Get to know TNKR Media co-founder Dan Delmar
Inspired by a founding developer of WordPress and his first person bio, I’ve re-edited mine to hopefully better answer the question, just what is Dan Delmar’s deal, anyway?
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Dan Delmar is the co-founder of TNKR Media, a public relations consultant, media producer and occasional political commentator. He is a former journalist and editor with about 20 years’ experience in print, radio, television and digital media. Delmar contributes to Bell Media outlets like CJAD 800 Montreal, Newstalk 1010 Toronto and CTV News Channel; his recent writings can be found in Postmedia newspapers like the National Post and Montreal Gazette. When off-duty, Dan enjoys cooking, reading, listening to podcasts, cycling or hiking in Quebec’s Laurentian mountains, and tending to his canine daughter, Poppy.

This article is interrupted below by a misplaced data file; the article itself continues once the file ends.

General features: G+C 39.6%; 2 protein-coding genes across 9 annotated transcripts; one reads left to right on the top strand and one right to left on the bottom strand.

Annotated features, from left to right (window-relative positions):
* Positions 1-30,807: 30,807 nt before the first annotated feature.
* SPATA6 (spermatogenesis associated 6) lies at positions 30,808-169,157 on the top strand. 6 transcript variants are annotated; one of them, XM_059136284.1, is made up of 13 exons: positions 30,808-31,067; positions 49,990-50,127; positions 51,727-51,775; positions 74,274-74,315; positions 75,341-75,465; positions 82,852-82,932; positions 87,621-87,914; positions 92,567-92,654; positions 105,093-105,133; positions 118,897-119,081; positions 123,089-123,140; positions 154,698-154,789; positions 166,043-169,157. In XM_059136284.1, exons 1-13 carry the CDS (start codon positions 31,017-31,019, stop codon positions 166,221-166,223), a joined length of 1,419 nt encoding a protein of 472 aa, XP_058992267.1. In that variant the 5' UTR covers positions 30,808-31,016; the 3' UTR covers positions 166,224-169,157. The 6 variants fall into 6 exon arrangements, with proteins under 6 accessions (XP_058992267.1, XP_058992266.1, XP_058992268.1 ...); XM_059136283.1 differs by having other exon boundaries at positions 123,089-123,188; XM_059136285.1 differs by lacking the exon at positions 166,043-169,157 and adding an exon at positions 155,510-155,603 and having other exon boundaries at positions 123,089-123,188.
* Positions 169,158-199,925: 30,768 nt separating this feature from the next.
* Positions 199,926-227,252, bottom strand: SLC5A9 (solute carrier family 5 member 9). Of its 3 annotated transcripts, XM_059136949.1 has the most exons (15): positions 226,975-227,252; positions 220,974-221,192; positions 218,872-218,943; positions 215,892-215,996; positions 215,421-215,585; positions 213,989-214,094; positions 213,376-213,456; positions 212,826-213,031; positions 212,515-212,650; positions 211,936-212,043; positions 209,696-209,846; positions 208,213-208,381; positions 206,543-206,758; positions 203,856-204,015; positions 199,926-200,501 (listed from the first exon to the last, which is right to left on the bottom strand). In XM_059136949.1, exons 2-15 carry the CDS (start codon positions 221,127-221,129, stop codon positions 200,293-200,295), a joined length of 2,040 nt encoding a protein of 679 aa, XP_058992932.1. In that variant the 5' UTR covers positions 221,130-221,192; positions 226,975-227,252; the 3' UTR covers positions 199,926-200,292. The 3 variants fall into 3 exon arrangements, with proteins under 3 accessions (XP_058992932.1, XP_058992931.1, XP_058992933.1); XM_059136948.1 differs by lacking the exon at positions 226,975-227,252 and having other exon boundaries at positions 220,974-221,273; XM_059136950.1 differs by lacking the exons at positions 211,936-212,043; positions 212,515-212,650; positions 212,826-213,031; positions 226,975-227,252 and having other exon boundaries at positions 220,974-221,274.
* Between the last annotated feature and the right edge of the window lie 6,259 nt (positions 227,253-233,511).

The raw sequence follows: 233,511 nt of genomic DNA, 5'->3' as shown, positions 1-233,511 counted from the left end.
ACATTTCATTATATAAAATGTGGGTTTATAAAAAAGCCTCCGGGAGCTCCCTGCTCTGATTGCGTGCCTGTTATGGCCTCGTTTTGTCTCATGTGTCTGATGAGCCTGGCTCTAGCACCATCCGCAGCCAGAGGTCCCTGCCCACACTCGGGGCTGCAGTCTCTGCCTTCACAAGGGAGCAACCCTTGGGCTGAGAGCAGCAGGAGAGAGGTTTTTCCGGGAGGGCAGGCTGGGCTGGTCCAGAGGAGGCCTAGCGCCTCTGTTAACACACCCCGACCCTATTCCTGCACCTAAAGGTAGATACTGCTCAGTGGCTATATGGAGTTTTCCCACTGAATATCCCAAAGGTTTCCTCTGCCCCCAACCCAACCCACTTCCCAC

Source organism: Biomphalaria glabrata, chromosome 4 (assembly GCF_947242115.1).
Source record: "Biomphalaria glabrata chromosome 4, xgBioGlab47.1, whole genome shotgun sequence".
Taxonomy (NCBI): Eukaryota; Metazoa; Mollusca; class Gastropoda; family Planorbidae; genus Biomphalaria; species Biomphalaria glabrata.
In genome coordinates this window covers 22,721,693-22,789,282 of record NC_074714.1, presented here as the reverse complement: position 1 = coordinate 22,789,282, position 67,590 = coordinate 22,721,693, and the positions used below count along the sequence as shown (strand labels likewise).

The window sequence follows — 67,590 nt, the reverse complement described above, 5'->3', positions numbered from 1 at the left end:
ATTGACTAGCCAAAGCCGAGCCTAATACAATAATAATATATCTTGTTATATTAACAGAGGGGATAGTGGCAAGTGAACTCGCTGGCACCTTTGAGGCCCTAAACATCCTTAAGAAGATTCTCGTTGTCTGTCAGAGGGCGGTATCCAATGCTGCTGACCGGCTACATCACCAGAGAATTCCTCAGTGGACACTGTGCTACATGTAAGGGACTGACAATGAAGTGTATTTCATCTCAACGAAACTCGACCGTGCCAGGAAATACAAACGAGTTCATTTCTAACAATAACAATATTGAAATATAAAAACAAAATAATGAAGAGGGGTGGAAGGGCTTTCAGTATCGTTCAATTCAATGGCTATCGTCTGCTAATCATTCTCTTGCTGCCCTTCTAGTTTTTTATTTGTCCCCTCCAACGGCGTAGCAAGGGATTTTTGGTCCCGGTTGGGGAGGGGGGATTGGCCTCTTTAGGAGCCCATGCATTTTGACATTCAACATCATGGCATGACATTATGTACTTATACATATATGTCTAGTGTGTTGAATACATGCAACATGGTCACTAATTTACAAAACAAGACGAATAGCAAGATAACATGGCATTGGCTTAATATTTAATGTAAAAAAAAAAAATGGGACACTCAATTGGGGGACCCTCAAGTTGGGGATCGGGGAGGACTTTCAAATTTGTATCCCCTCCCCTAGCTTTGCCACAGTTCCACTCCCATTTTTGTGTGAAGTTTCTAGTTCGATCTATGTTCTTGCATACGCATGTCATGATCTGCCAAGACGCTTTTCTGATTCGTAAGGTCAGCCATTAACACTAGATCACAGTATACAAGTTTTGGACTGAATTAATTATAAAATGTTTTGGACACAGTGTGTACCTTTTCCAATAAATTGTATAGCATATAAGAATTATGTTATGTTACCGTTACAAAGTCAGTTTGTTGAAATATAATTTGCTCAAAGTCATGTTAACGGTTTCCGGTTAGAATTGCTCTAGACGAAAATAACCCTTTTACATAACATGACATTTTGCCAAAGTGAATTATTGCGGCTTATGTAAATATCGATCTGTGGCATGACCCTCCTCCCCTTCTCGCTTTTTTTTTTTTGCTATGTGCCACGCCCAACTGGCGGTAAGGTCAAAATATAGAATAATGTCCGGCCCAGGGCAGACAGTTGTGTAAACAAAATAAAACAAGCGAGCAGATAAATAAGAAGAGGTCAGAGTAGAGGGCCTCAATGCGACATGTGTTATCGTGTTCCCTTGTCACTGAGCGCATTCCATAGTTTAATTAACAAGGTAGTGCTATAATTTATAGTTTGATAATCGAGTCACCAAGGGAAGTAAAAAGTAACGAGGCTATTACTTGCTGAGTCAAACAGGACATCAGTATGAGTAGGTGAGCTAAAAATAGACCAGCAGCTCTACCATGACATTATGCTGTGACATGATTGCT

The end of 2020 marks two decades of me working in Canadian media. It’s been quite the ride, and one day I’ll publish a book or collection of essays on what I’ve learned about our new media ecosystem and its effects on nations and their tribes.
In the meantime, you can follow me on Twitter for more political commentary and LinkedIn for business communication perspectives. You can hear me co-hosting iHeartRadio Canada’s Today’s Entrepreneur and occasionally opining on Canadian news radio and television.
I’ve made an effort over the years to depersonalize my political commentary because my cultural background is complicated and, ultimately, it’s my ideas and not my identity that should matter most. I am inspired by traditional liberal thinkers and have a cosmopolitan, somewhat postnational perspective but I don’t do labels.
The postnational leanings come from some dark family history, so I’ll get that out of the way briefly: My late grandparents were Holocaust survivors, and their efforts to save the family, as well as their commitment to activism and truth-telling even in the midst of a genocide, inspire me every day.